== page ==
With 1,835 eligible voters Gasa may not seem like an important dzongkhag (district) but the most recent unfortunate incident involving disqualification of the Bhutan Kuen-Ngam Party (BKP) from contesting the National Assembly 2013 elections must be looked beyond as merely a stumbling block.
I must also mention here that my respect for BKP as a political party has grown when the party leadership in his reaction called all supporters to remain calm and instead shared intent to work towards strengthening the party. It will be remembered as a great example.
However, as I was saying it must be looked at beyond that. In my own rough analysis, this development has brought Gasa dzongkhag to the center of Bhutanese politics. With so little voters, why did it make it to the center one may wonder. It comes to me without surprise because our Constitution requires each and every district to have a minimum of two and a maximum of seven National Assembly constituencies. It is a deliberate provision so that minority interest is always under consideration too. That is why a small constituency which otherwise would have been insignificant today has taken center stage.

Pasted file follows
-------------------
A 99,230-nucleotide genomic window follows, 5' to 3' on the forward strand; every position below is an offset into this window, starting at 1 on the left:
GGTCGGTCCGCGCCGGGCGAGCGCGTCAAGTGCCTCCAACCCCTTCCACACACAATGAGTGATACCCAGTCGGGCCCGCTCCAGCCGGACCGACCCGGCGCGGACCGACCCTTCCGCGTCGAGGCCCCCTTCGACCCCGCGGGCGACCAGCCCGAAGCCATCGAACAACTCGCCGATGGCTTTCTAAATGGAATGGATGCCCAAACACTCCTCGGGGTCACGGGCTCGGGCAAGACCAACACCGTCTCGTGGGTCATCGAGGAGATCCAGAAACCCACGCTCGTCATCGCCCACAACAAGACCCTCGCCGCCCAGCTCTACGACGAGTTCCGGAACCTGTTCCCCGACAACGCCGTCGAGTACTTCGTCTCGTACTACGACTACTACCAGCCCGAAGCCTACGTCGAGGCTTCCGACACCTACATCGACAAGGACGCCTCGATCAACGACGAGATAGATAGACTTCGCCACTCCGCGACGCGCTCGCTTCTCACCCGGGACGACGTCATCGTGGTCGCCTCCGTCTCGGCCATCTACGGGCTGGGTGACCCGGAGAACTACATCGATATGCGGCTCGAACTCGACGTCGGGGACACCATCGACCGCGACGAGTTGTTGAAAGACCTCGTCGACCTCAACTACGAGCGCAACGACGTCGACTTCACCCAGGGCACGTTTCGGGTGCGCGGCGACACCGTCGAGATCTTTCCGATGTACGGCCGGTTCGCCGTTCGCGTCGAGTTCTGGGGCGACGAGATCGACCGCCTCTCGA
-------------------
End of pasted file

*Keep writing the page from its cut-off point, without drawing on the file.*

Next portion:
This is one instance which has allowed a political party to show how one can gracefully deal with disappointment even after a great deal of effort has been put into something so important. It has also shown our Constitutional intent to protect minority interest in a democracy which often gets away with majority power.